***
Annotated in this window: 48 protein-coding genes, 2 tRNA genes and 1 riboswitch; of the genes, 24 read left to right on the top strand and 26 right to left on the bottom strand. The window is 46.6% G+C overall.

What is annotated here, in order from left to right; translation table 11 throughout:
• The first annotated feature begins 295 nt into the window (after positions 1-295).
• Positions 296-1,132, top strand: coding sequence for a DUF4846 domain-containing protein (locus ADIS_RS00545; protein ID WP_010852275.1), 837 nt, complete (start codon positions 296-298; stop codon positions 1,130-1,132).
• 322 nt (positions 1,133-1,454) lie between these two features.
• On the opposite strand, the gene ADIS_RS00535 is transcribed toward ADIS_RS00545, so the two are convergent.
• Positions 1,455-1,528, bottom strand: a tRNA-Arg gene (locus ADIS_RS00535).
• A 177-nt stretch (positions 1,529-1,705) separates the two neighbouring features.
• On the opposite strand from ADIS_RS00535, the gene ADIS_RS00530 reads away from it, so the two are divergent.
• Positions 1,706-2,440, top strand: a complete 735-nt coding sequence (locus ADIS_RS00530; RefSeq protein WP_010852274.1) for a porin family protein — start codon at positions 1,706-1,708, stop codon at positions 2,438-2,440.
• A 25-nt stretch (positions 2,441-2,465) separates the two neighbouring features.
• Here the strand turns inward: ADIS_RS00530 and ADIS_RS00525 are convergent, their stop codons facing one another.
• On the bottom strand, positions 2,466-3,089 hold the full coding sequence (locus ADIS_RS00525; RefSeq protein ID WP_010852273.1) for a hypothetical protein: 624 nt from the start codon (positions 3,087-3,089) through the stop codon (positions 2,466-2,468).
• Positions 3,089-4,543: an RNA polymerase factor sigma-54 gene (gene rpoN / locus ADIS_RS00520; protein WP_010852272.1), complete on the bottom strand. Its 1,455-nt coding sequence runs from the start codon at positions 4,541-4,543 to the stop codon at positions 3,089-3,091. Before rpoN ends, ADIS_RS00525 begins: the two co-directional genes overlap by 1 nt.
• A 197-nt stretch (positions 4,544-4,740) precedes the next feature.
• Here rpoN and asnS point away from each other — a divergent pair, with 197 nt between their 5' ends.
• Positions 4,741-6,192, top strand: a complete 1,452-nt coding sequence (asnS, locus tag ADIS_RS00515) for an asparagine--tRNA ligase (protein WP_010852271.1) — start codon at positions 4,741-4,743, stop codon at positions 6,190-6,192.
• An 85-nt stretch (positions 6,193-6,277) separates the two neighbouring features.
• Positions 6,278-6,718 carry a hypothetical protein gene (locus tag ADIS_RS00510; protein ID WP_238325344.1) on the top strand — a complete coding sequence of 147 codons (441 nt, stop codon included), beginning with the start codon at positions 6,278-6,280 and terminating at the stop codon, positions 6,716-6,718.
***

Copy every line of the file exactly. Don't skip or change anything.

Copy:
Annotated in this window: 48 protein-coding genes, 2 tRNA genes and 1 riboswitch; of the genes, 24 read left to right on the top strand and 26 right to left on the bottom strand. The window is 46.6% G+C overall.

What is annotated here, in order from left to right; translation table 11 throughout:
• The first annotated feature begins 295 nt into the window (after positions 1-295).
• Positions 296-1,132, top strand: coding sequence for a DUF4846 domain-containing protein (locus ADIS_RS00545; protein ID WP_010852275.1), 837 nt, complete (start codon positions 296-298; stop codon positions 1,130-1,132).
• 322 nt (positions 1,133-1,454) lie between these two features.
• On the opposite strand, the gene ADIS_RS00535 is transcribed toward ADIS_RS00545, so the two are convergent.
• Positions 1,455-1,528, bottom strand: a tRNA-Arg gene (locus ADIS_RS00535).
• A 177-nt stretch (positions 1,529-1,705) separates the two neighbouring features.
• On the opposite strand from ADIS_RS00535, the gene ADIS_RS00530 reads away from it, so the two are divergent.
• Positions 1,706-2,440, top strand: a complete 735-nt coding sequence (locus ADIS_RS00530; RefSeq protein WP_010852274.1) for a porin family protein — start codon at positions 1,706-1,708, stop codon at positions 2,438-2,440.
• A 25-nt stretch (positions 2,441-2,465) separates the two neighbouring features.
• Here the strand turns inward: ADIS_RS00530 and ADIS_RS00525 are convergent, their stop codons facing one another.
• On the bottom strand, positions 2,466-3,089 hold the full coding sequence (locus ADIS_RS00525; RefSeq protein ID WP_010852273.1) for a hypothetical protein: 624 nt from the start codon (positions 3,087-3,089) through the stop codon (positions 2,466-2,468).
• Positions 3,089-4,543: an RNA polymerase factor sigma-54 gene (gene rpoN / locus ADIS_RS00520; protein WP_010852272.1), complete on the bottom strand. Its 1,455-nt coding sequence runs from the start codon at positions 4,541-4,543 to the stop codon at positions 3,089-3,091. Before rpoN ends, ADIS_RS00525 begins: the two co-directional genes overlap by 1 nt.
• A 197-nt stretch (positions 4,544-4,740) precedes the next feature.
• Here rpoN and asnS point away from each other — a divergent pair, with 197 nt between their 5' ends.
• Positions 4,741-6,192, top strand: a complete 1,452-nt coding sequence (asnS, locus tag ADIS_RS00515) for an asparagine--tRNA ligase (protein WP_010852271.1) — start codon at positions 4,741-4,743, stop codon at positions 6,190-6,192.
• An 85-nt stretch (positions 6,193-6,277) separates the two neighbouring features.
• Positions 6,278-6,718 carry a hypothetical protein gene (locus tag ADIS_RS00510; protein ID WP_238325344.1) on the top strand — a complete coding sequence of 147 codons (441 nt, stop codon included), beginning with the start codon at positions 6,278-6,280 and terminating at the stop codon, positions 6,716-6,718.